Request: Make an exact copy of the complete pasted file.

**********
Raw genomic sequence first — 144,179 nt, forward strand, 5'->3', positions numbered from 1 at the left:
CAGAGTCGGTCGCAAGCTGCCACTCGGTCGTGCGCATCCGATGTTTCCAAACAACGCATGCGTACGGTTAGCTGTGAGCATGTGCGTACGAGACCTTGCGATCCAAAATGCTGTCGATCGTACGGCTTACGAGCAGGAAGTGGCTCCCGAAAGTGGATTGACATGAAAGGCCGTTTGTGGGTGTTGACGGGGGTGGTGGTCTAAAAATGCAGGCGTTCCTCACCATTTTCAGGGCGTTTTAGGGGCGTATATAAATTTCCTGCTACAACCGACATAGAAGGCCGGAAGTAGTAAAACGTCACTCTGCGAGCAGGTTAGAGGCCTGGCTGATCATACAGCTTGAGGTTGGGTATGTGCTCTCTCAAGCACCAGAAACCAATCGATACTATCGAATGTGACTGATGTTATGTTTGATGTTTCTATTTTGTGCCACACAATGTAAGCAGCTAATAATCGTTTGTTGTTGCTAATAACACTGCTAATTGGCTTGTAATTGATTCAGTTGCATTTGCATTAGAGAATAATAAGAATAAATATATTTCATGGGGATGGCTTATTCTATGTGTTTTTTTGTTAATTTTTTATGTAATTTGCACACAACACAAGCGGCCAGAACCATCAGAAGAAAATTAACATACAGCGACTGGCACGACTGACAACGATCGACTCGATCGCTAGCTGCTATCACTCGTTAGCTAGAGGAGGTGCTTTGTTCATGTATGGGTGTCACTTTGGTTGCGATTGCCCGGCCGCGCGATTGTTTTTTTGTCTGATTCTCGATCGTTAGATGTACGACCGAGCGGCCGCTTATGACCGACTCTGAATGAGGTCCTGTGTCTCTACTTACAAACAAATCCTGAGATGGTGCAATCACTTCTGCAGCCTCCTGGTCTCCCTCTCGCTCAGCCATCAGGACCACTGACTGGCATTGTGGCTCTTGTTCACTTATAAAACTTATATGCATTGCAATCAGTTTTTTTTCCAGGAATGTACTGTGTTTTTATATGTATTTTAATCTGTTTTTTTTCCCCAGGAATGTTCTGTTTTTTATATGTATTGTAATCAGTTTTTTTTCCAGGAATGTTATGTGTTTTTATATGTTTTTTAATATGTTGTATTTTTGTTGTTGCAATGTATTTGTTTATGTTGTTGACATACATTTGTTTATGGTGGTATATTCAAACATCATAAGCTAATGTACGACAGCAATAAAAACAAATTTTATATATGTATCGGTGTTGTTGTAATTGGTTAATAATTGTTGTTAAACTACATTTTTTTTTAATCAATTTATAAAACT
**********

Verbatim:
Raw genomic sequence first — 144,179 nt, forward strand, 5'->3', positions numbered from 1 at the left:
CAGAGTCGGTCGCAAGCTGCCACTCGGTCGTGCGCATCCGATGTTTCCAAACAACGCATGCGTACGGTTAGCTGTGAGCATGTGCGTACGAGACCTTGCGATCCAAAATGCTGTCGATCGTACGGCTTACGAGCAGGAAGTGGCTCCCGAAAGTGGATTGACATGAAAGGCCGTTTGTGGGTGTTGACGGGGGTGGTGGTCTAAAAATGCAGGCGTTCCTCACCATTTTCAGGGCGTTTTAGGGGCGTATATAAATTTCCTGCTACAACCGACATAGAAGGCCGGAAGTAGTAAAACGTCACTCTGCGAGCAGGTTAGAGGCCTGGCTGATCATACAGCTTGAGGTTGGGTATGTGCTCTCTCAAGCACCAGAAACCAATCGATACTATCGAATGTGACTGATGTTATGTTTGATGTTTCTATTTTGTGCCACACAATGTAAGCAGCTAATAATCGTTTGTTGTTGCTAATAACACTGCTAATTGGCTTGTAATTGATTCAGTTGCATTTGCATTAGAGAATAATAAGAATAAATATATTTCATGGGGATGGCTTATTCTATGTGTTTTTTTGTTAATTTTTTATGTAATTTGCACACAACACAAGCGGCCAGAACCATCAGAAGAAAATTAACATACAGCGACTGGCACGACTGACAACGATCGACTCGATCGCTAGCTGCTATCACTCGTTAGCTAGAGGAGGTGCTTTGTTCATGTATGGGTGTCACTTTGGTTGCGATTGCCCGGCCGCGCGATTGTTTTTTTGTCTGATTCTCGATCGTTAGATGTACGACCGAGCGGCCGCTTATGACCGACTCTGAATGAGGTCCTGTGTCTCTACTTACAAACAAATCCTGAGATGGTGCAATCACTTCTGCAGCCTCCTGGTCTCCCTCTCGCTCAGCCATCAGGACCACTGACTGGCATTGTGGCTCTTGTTCACTTATAAAACTTATATGCATTGCAATCAGTTTTTTTTCCAGGAATGTACTGTGTTTTTATATGTATTTTAATCTGTTTTTTTTCCCCAGGAATGTTCTGTTTTTTATATGTATTGTAATCAGTTTTTTTTCCAGGAATGTTATGTGTTTTTATATGTTTTTTAATATGTTGTATTTTTGTTGTTGCAATGTATTTGTTTATGTTGTTGACATACATTTGTTTATGGTGGTATATTCAAACATCATAAGCTAATGTACGACAGCAATAAAAACAAATTTTATATATGTATCGGTGTTGTTGTAATTGGTTAATAATTGTTGTTAAACTACATTTTTTTTTAATCAATTTATAAAACT